The Despiser is hoping for one of three possible outcomes: (1) that Covenant will shatter the Arch of Time through the exercise of his venom-tainted white ring, (2) that Covenant will be rendered absolutely powerless by his absolute power, or (3) that Covenant, having realized the futility of his situation, will willingly hand his ring over to the Despiser. Covenant's solution to this problem is ingenious: he freely gives the Despiser his ring and allows that demonic entity to kill him with wild magic, but when the Despiser aims that same magic at the Arch of Time, Covenant's spirit is there, protecting the Arch and absorbing the blow. Because Covenant's own nature is wild magic-- heralded as the keystone of the Arch of Time-- his spirit cannot be undone by Lord Foul's attack. Quite the contrary, his revenant is strengthened by each attack. The Despiser, maddened by the failure of his plan to shatter the Arch, and being a cosmic entity incapable of surrender, flings wild magic against Covenant again and again, expending his own energy until he flickers and fades out: a second defeat.**

In his Liminality essay, my friend Charles writes the following apropos of the coexistence of freedom and constraints in language:

This will come as no surprise to long-time readers, but I happen to love language. I like working with it, as if it were a malleable metal to be worked into intricate shapes. Sometimes these shapes aren’t always as beautiful as I would like them to be, but I still enjoy working with them. Although I do not write as much poetry as I used to, I particularly enjoy the confined and compressed nature of the art form. I have never been a fan of free verse. I have always preferred poetry with set rhyme and meter. For one, it appeals to the analytical side of my brain (if that makes any sense). More importantly, though, it feels great when I am able to express myself poetically within the confines of a certain meter and rhyme scheme. Poetry that really works within those confines has always seemed to have more power.

And I suppose that’s what it comes down to for me. I find the idea that humanity can overcome its limitations through sheer grit and willpower to be somewhat boring, to be honest—far more fascinating is the idea that humanity’s brilliance lies in those limitations themselves, not in overcoming them. Sure, language may not be perfect, but when a writer crafts a gem of a sentence using that imperfect language, how glorious the result! Think of the music of Mozart or Bach—made by imperfect men using imperfect instruments, and enjoyed by people with imperfect ears.

This is, I think, the mystery and paradox of freedom: freedom entails its own restriction. You cannot have true freedom without also having constraints. You cannot exercise power without channeling that power in a specific way. An artist can do an infinity of things with a mallet, but such a blunt instrument can perform almost none of the things a chisel can do-- or a brush. Each tool contains its own infinity of possibilities, but the nature of each tool limits what can be done with it. Freedom is what happens in and through non-freedom, just as perfection can be found only in the midst of imperfection. These things are not-two.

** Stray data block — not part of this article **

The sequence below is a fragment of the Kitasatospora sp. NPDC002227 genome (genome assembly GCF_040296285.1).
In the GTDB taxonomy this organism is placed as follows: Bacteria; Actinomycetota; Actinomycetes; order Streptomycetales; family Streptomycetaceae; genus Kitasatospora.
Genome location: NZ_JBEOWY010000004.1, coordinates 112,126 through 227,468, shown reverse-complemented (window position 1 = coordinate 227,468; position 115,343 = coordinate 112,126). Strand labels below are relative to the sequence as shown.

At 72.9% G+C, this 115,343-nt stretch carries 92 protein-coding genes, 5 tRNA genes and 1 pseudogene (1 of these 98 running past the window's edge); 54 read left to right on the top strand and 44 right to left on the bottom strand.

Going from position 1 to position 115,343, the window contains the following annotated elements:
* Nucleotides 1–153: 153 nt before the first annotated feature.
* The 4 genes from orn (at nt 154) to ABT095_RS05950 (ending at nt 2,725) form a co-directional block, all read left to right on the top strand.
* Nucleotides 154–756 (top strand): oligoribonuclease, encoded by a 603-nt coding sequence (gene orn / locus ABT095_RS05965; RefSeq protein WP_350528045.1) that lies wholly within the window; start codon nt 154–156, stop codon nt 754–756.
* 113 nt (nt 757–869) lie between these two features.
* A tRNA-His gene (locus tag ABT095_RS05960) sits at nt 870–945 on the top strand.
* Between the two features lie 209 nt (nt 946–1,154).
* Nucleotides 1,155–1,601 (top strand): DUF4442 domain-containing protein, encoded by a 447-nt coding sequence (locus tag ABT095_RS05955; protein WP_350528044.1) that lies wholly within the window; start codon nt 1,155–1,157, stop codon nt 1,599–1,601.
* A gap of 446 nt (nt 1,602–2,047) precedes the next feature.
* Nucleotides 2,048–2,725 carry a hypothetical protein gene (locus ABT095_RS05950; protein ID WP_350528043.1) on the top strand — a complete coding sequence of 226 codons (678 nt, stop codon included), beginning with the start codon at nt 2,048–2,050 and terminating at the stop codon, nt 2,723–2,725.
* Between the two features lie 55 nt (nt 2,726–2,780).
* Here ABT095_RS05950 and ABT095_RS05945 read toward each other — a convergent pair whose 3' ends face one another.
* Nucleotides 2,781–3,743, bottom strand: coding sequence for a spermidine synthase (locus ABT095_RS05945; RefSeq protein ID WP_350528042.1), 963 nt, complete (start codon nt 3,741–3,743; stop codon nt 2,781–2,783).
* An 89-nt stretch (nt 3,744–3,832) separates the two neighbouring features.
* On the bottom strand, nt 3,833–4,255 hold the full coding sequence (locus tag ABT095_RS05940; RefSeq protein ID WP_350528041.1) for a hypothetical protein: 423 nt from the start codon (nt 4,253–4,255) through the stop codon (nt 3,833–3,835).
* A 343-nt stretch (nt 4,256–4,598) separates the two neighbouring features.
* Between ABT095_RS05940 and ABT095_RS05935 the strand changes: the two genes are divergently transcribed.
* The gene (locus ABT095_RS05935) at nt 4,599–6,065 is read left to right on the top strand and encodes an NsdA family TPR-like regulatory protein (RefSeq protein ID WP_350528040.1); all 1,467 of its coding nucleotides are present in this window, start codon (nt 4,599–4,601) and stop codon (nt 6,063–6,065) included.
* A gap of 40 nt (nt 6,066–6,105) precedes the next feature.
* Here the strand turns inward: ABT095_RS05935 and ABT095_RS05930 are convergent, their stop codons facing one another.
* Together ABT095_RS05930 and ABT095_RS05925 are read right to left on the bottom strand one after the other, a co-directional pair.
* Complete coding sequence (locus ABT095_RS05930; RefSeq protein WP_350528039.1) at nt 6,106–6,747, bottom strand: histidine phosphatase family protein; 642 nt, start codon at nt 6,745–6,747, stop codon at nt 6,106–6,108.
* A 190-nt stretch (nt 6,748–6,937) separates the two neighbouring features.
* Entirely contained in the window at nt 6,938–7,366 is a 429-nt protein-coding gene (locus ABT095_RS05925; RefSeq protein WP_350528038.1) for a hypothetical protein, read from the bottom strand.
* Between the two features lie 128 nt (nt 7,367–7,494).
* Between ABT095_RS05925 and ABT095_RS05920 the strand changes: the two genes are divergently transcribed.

A long time ago, I described myself as a "closet compatibilist." I think that's still largely true. If we insist on dichotomizing freedom and determinism, then in terms of human ethics, I fall on the side of freedom. But because I also acknowledge the not-two-ness of freedom and its constraints, I admit that freedom must articulate itself in specific ways: the Formless is seen only through forms-- power is articulated as specific powers; language is articulated as specific languages; art is realized as discrete arts; life manifests itself as different living things. As the Heart Sutra says: Form is emptiness; emptiness is form.

Stephen R. Donaldson's meditation on the nature of freedom isn't academic; he does it through the vehicle of narrative, and it's obviously a question he takes very seriously. I do, too, which is why I thought of Donaldson's work while reading Charles's essay.

*In our world, the Creator meets Thomas Covenant in the form of an ancient beggar who appears, from Donaldson's description of him, to be a Hindu monk (the author spent his childhood in India with his father, a medical doctor), though this is never explicitly stated. Donaldson devotes very little narrative time to the Creator; much of what we learn about this being comes through speculations by the people whom Thomas Covenant and Linden Avery meet in the Land and elsewhere, and also through hints given by Lord Foul himself at the very end of the Second Chronicles. At the end of the First Chronicles, Covenant has a conversation with the Creator, which gives us some insight into the deity's character.

**Covenant's defeat of the Despiser in the First Chronicles is more through brute force: his wild magic, once he evokes it, simply overpowers the Despiser's own ancient lore. The battle itself isn't interesting on that score: the First Chronicles is more about Covenant's attempt to reconcile his Unbelief in the Land (because his acceptance of the Land would violate his leper's instinct for survival, leading to insanity and death) and the love he eventually feels for the Land. The final battle is therefore compelling not because of what happens externally, but because of what happens to Covenant internally: he summons the might of his ring because he finally discovers the crux of his personal paradox-- Covenant concludes that his love of the Land is not contingent on its reality. With that resolution in place, Covenant gives himself fully to his passion for the Land, which in turn allows him to summon enough power to defeat the Despiser in magical combat.



Anonymous said...

OH NO POST SO LONG - overloaded computer - NONONO

Charles said...

Wow. You managed to take a lot from what was ultimately an ill-planned and sloppy musing. I thought about not posting it, given how sloppy it was, but now I'm glad I did.

I'd like to revisit the subject later, especially as it relates to the trickster, but I think I'm going to need some time to think about it. The connection is not immediately evident, but I think it is there.